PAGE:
This one was huge for me. I was struggling to adjust my neck and shoulder position for a comfortable zone to push out my shoulders properly. My arms tend to collapse while I practice Handstands and it is exhausting to hold a long time for different transitions and shapes. What I changed is I push out and forward my shoulders, after I press and hover my legs. Forward in an upside-down position means pushing my shoulders where the chests are facing. To do this you need a counter push in the opposite direction. I send my sit bones backward, arching my lower back. This counter force like pull and push is a game changer in an upside-down position.  My shoulders can be much more open and the range of motion gets better. I can shift my shoulders upward more freely. I then could understand better what “shoulders to the ears” is all about!  I  can push out my shoulders a couple of inches higher and squeeze the elbows narrower toward each other. That sensation was a miracle.  

To summarize, here are the form cues, among the many, that I think you should focus on more when starting: 

When initiating the press into a handstand, your elbows must be straight. Having flexed elbows would be very tiring strength-wise. If you are unable to straighten your elbows when doing the handstand, you might need to work on shoulder flexibility and upper back muscles. Practice as often as possible to get what is need to be done.

Regarding shoulder positioning, the most important thing you can think about is pushing away from the floor. When in the handstand position, try to push your head as far away from the floor as possible. This is called elevating your shoulders and will achieve the desired shoulder position for a correct handstand. But again, to be able to push away from the floor requires shoulder and arm strengths. Just keep practicing until you get that strengths.

Another thing to keep in mind regarding your shoulders is to flex them. It may take a long time to develop the mobility and strength required to flex your shoulders, so my suggestion is to work on your shoulder mobility on the side. Don’t stress about achieving a straight line by flexing your shoulders enough, because it may take some time.

Practice from the bottom A solid foundation is everything. Our human bodies are not designed to stand on our hands but our feet, right? I mean by “practice from the bottom” by handstand body position. Starting with the wrists, elbows, shoulders, scapula, neck, spine, rib cage, core, hips, legs, knees, and toes.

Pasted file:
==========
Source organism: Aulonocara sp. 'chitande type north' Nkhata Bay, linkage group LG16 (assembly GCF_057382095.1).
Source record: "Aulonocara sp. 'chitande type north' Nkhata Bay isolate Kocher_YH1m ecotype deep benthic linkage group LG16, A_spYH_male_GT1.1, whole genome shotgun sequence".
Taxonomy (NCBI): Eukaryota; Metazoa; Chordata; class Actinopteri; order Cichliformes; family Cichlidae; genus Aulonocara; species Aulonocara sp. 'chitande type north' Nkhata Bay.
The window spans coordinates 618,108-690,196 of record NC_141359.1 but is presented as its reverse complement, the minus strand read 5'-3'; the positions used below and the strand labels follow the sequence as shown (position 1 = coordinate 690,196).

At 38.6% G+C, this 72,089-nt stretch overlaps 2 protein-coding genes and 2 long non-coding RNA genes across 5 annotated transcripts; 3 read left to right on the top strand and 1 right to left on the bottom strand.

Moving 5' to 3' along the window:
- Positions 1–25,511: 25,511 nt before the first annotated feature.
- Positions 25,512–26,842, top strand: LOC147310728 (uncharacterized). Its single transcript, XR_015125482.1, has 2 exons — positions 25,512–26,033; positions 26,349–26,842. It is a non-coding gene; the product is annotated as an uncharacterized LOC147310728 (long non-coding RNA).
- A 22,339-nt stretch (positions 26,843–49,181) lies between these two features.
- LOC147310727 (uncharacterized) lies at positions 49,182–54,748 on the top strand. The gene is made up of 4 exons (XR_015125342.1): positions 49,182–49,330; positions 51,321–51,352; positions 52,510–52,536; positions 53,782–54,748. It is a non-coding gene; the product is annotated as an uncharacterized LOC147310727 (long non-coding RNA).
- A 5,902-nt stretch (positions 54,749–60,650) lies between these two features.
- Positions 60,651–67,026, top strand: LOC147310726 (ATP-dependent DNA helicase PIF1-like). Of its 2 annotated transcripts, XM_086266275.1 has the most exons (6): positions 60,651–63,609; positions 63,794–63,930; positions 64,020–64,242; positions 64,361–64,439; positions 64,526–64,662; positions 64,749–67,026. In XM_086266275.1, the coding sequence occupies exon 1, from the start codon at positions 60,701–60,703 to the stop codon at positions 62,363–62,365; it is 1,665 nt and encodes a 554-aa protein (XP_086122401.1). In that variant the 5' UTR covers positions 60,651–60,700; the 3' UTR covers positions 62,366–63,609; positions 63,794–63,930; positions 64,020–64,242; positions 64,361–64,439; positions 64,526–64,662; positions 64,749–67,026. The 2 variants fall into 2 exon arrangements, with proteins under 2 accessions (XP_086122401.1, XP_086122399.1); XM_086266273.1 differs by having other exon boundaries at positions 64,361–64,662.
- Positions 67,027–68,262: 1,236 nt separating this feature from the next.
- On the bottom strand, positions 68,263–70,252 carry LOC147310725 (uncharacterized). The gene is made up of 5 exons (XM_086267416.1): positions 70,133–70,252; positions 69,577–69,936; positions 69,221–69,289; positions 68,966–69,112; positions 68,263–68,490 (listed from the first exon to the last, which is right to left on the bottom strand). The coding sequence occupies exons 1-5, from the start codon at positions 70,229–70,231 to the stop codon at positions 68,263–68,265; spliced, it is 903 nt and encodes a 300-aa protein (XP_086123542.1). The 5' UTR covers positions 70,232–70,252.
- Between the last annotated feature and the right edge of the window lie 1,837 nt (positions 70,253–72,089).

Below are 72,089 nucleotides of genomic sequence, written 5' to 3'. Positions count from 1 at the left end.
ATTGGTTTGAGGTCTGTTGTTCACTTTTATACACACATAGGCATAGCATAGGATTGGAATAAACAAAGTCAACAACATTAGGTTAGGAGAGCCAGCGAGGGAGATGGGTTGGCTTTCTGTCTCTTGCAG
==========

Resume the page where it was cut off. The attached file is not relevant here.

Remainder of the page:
If we need to walk or stand, we need toes, heels, ankles…holding balance, moving forward-backward, everything is happening from the bottom.

Daily Practice is the Key

The best friend for handstand improvement is, therefore…….REPETITION.

We need to educate our bodies thousands and millions of times to learn the handstands. When we see perfect handstand performers, we should admire and recognize how many times and years that person practiced and failed to reach that level. There is no way that we can negotiate with practice to make shortcuts. 

To achieve the press handstand, we need a certain amount of strength in wrists, arms, and shoulders, mobility in hip joints, flexibility in hamstrings & shoulders, and the technique to put all the components together at the right timing. But you don’t need to be super strong. I hope your handstand journey will be coming along. 

Please feel free to comment with any questions or feedback on the blog. I am happy to to share your thoughts! That's all abot this blog.

Thank you guys so much for reading this article so far and I would very much appreciate any comments below what kind of contents you would like to know in the future.  


About the author

My name is Yasuko and I'm passionate about handstands, yoga movement and flexibility.  I immersed myself in research a lot to inspire myself & experiment for physical development. This has led to the person I am today.